13. The aspect which hasn't directly been mentioned is the extra enjoyment you might get from a car which goes around corners. I have always hated front wheel drive because of the inherent understeer which is the only response FWD gives from using more throttle. The RAV AWD system magically chooses when to drive the rear wheels in a way which allows response to driver input to those who like the slow-in fast-out cornering style. In my case it is this rather than the occasional situations where I might get stuck in mud or steep grassy climbs which sells me the AWD version.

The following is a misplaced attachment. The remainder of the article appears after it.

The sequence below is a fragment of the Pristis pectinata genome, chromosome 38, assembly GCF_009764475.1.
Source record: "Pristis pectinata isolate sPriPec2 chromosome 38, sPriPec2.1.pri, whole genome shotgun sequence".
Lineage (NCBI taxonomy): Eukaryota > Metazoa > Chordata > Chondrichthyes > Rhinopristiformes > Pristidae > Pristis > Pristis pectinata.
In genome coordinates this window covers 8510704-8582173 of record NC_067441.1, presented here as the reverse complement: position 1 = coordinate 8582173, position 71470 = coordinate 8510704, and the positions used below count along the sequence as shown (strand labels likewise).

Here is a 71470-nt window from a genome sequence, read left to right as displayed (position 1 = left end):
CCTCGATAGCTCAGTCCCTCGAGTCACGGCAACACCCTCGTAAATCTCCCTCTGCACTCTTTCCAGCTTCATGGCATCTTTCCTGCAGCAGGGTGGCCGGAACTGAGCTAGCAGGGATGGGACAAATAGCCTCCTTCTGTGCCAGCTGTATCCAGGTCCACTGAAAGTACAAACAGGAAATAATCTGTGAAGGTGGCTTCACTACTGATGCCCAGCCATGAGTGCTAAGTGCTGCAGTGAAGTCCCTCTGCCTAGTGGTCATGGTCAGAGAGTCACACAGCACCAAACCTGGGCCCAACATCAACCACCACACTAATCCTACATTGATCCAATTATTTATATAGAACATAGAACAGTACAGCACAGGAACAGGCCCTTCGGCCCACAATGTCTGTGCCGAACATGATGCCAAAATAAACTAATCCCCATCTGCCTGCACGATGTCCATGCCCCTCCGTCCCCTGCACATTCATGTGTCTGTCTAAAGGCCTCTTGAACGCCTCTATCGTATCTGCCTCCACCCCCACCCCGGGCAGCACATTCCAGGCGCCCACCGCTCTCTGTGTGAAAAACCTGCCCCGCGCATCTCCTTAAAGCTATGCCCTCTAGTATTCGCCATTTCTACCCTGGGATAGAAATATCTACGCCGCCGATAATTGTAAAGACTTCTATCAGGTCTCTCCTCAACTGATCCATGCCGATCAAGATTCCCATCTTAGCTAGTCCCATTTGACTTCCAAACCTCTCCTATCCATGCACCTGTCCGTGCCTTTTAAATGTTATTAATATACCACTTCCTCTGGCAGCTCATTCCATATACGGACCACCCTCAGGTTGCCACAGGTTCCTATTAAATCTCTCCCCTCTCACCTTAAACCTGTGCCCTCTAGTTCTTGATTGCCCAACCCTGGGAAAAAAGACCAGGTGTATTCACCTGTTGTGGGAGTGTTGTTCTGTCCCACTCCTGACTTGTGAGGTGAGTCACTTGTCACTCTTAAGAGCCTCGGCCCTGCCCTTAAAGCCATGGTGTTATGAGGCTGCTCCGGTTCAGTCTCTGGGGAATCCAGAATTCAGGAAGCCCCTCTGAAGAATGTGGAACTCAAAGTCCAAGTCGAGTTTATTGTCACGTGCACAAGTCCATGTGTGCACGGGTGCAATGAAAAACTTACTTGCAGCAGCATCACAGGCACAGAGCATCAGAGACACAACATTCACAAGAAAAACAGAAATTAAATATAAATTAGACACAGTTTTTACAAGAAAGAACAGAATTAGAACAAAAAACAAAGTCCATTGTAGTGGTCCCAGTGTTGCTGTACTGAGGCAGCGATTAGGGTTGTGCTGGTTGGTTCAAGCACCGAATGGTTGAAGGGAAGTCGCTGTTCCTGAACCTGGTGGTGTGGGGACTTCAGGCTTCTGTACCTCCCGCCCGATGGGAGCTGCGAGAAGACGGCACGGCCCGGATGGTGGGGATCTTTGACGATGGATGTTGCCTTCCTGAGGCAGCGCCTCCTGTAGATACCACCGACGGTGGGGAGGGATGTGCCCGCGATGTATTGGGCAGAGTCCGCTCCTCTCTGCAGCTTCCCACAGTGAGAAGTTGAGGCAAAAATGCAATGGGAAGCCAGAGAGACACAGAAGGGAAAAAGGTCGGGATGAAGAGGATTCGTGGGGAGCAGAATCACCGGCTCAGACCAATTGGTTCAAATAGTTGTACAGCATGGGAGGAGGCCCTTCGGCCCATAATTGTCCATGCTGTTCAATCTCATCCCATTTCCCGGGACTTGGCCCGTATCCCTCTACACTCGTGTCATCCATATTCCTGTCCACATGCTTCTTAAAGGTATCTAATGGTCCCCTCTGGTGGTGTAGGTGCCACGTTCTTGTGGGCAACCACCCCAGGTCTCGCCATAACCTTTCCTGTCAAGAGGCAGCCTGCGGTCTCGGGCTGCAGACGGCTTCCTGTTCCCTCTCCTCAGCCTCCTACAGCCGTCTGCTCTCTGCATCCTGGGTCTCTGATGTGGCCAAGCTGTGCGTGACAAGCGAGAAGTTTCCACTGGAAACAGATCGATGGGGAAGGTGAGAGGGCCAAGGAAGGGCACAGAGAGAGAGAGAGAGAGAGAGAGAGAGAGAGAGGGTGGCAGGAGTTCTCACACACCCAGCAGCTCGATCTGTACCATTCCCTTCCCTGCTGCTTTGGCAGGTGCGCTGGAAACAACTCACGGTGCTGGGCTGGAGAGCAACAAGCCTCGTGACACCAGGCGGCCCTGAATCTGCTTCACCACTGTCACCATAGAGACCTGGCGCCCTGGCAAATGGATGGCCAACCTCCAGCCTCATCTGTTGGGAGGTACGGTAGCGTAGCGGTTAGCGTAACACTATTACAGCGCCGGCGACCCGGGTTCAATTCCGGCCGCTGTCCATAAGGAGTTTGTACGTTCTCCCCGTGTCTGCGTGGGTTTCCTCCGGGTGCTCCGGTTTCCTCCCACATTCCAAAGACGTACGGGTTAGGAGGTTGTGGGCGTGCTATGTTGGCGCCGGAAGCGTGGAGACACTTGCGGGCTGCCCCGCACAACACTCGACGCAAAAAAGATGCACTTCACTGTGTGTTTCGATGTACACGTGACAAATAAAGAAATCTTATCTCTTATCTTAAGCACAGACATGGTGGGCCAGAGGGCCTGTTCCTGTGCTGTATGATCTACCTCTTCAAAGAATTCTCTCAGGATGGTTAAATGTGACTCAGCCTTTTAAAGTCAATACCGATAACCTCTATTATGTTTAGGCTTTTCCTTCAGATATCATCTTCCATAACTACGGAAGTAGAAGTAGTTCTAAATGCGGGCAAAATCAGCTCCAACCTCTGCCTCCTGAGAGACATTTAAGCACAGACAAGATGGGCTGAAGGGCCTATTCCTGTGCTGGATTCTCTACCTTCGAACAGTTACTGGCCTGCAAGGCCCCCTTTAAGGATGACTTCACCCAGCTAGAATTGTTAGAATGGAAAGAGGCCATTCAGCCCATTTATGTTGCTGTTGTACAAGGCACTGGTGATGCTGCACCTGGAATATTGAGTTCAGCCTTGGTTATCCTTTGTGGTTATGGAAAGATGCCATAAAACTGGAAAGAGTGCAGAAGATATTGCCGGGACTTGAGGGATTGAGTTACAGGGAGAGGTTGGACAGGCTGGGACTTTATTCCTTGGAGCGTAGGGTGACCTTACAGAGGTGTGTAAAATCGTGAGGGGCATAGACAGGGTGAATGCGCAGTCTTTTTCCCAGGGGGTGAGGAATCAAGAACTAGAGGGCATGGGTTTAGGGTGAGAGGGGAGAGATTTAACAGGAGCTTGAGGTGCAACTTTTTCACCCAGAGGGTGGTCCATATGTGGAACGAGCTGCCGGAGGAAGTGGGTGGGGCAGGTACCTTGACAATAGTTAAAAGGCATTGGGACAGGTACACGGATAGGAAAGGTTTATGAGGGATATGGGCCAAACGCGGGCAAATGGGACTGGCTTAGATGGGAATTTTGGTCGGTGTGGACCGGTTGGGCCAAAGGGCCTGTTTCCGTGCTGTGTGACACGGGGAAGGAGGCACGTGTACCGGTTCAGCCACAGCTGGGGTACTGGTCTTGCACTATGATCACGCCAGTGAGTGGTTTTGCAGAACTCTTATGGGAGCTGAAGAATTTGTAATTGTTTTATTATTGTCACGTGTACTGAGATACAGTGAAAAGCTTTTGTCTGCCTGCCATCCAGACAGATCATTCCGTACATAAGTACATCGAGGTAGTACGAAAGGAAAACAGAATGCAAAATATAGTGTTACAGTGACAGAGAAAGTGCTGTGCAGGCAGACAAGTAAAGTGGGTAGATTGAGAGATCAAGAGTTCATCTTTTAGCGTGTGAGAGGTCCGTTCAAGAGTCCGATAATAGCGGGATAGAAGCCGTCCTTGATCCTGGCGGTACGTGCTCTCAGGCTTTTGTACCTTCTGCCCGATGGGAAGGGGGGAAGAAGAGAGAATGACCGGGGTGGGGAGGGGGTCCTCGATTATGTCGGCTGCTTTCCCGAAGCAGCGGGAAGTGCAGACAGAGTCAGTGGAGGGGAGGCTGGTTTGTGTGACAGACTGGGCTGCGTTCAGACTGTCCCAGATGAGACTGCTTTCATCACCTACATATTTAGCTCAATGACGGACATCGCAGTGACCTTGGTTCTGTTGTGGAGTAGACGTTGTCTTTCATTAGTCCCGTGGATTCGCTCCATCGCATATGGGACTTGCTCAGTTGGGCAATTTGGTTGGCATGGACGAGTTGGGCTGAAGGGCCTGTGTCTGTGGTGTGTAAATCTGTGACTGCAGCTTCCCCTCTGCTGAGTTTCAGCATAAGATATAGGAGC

14. I'm afraid I can only echo the above comments. I have bought a couple of new cars in the last ten years which were very smart but to get the spec. I wanted i had no option but to accept fancy alloy wheels with low profile tyres. These proved to be vulnerable and I suffered a huge sidewall blow out on one and some significant rim damage due to kerbing on the other. The state of local roads is one reason why I like the RAV. On narrow roads it is not always possible to avoid pot-holes or ill-maintained road edges when there is oncoming traffic and the RAV's genuine off-road stance is reassuring.
  15. Newly joined the forum! Could there be an ulterior motive? If not the poster should definitely not make any decisions until health is restored.